People financially affected by the coronavirus pandemic can access some of their super, but what will it cost long-term?
Who is eligible to access super early?
In response to the disruption to the job market caused by COVID-19, the government has eased the rules around early access to super.
Several new groups of people are now eligible to access their super early:
- unemployed people
- those eligible to receive JobSeeker payment, Youth Allowance for job seekers, Parenting Payment, Special Benefit or Farm Household Allowance
- those who’ve been made redundant or had their working hours reduced by 20%, or sole traders whose business has been suspended or faced a reduction of 20% or more since 1 January 2020.
However, just because you can access your superannuation doesn’t mean you should.
We’ll help you weigh the pros and cons before deciding to dip into the funds meant to provide for your future and long-term financial security.
What are the risks of accessing your super early?
Taking out money before retirement means losing the benefit of compound interest over a number of years. Depending on how old you are, withdrawing money now could see you miss out on more than double that amount by the time you retire.
With this in mind, Super Consumers Australia director Xavier O’Halloran says you should weigh all of your options before dipping into your retirement savings.
“There are a number of financial assistance options to help people through these tough times. Super will be the right option for some, but you should be looking at what else is available and possible cuts to discretionary spending before raiding the cookie jar.”
Although making a withdrawal now and/or next year will eat into your retirement savings, don’t forget that you may also be eligible to receive a pension.
The Moneysmart retirement calculator lets you enter in your details (including any breaks from the workforce) to see how much you would get in retirement from your super and/or the pension.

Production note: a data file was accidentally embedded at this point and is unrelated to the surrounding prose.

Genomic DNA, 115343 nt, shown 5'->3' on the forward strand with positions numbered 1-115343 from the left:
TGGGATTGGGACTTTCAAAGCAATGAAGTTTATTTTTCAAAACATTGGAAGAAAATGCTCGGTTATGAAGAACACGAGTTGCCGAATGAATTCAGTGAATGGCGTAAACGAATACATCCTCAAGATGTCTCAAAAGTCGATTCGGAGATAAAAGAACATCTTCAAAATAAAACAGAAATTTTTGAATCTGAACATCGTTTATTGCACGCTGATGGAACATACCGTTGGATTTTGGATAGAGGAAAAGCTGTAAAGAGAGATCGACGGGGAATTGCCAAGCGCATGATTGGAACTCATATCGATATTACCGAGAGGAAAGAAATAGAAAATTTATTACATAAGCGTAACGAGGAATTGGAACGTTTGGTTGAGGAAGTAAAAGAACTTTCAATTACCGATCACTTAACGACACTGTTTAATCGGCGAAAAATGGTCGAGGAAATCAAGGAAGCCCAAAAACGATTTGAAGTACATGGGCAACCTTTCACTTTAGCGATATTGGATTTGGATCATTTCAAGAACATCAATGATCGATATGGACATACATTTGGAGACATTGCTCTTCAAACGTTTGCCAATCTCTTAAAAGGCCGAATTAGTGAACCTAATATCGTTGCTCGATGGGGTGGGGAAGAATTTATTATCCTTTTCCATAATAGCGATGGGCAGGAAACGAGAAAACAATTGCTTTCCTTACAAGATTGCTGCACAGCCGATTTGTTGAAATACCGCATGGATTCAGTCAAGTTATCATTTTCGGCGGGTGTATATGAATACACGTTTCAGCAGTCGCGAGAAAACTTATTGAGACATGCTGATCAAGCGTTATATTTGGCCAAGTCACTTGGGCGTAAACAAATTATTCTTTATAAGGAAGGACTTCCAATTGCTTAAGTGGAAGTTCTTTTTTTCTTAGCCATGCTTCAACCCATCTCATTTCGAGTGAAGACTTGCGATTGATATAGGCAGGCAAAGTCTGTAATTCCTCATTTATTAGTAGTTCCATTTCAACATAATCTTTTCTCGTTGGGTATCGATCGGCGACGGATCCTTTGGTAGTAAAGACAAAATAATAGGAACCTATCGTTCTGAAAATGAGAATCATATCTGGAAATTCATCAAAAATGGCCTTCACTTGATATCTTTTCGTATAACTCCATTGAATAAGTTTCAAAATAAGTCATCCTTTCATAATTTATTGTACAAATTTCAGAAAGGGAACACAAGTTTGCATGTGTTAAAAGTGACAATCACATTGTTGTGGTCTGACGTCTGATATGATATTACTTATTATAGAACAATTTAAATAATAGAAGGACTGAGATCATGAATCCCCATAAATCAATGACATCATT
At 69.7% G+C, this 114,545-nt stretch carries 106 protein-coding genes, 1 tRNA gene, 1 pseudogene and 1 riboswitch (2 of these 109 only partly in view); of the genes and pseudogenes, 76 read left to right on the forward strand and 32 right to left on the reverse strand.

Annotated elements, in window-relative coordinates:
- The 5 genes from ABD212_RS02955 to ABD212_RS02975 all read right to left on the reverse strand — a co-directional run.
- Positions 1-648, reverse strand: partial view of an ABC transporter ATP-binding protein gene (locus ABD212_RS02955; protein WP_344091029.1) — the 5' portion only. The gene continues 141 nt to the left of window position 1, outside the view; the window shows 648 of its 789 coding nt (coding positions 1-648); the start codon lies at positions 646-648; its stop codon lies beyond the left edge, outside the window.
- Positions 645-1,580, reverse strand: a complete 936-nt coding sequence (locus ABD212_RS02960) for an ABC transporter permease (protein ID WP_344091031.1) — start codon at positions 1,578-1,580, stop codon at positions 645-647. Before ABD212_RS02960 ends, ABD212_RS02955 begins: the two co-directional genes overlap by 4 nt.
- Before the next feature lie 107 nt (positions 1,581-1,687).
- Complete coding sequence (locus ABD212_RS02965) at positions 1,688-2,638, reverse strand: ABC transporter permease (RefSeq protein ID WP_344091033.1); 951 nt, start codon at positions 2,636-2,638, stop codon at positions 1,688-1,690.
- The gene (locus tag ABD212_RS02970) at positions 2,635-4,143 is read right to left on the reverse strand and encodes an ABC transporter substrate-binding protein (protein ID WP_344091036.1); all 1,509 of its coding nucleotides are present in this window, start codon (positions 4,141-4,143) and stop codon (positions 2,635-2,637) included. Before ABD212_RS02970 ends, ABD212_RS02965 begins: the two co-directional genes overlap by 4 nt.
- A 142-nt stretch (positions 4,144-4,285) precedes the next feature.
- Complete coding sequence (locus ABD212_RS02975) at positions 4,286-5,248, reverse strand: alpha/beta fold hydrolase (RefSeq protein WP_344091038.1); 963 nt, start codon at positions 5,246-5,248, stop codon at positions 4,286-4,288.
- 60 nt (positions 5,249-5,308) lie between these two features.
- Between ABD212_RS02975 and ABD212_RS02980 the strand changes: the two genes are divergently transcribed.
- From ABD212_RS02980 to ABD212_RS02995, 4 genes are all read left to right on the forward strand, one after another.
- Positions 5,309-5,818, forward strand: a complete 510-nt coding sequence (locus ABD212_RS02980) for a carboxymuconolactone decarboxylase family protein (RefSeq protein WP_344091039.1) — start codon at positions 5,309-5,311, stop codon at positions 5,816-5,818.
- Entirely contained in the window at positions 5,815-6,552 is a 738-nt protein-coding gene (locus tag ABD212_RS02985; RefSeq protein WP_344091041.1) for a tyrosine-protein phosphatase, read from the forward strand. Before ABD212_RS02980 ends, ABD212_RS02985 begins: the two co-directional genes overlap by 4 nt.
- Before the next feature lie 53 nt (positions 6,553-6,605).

How will early access affect my savings?
An important point to consider is that the amount you withdraw from your super will no longer be invested. This means you may miss any eventual recovery in the market.
Super Consumers Australia modelling found that, for a 30-year-old, the impact of withdrawing $20,000 would be $49,823 by retirement age.
People with lower super balances will be more impacted by early withdrawal of the allowable amount, as it will be a larger proportion of their savings.
Super Consumers Australia has previously highlighted that women generally retire with lower super balances. The median superannuation balances for people approaching retirement age (60–64 years) was 26% higher for men ($154,453) compared to women ($122,848). Women also have greater needs in retirement due to a longer life expectancy.
Taking your super out early may mean you miss out on the market recovery
Experts like to say that ‘time in the market’ beats ‘timing the market’. This means that simply staying invested in the share market over the long term has historically produced higher returns than attempting to move in and out of the market to capitalise on fluctuations.
Analysis from finance publisher Firstlinks illustrates this point. It found that if you were invested in the S&P 500 (a US stock market index) between the start of 1999 and the end of 2018, the return was 5.6%.
But if you weren’t invested for the best 10 days during that 20-year stretch, your returns fall substantially – to 2%.
And if you missed the best 20 days, your returns would actually be negative.
This shows that missing out on being invested when the market surges, which can happen without notice over a very short period of time, can be very costly indeed.
Trying to ‘time’ the market or pick the right point to put your money back in is extremely difficult. Most experts can’t consistently beat the market with timing or investment picking.
In the event that you do access your super early, you can make extra contributions to your super once back in secure work, in order to catch up. But you may not be in a position to start making those extra contributions before the recovery begins.
Many people are finding themselves in a financial situation they have never experienced before; if considering early access to your superannuation it is important to get independent advice about all of your options.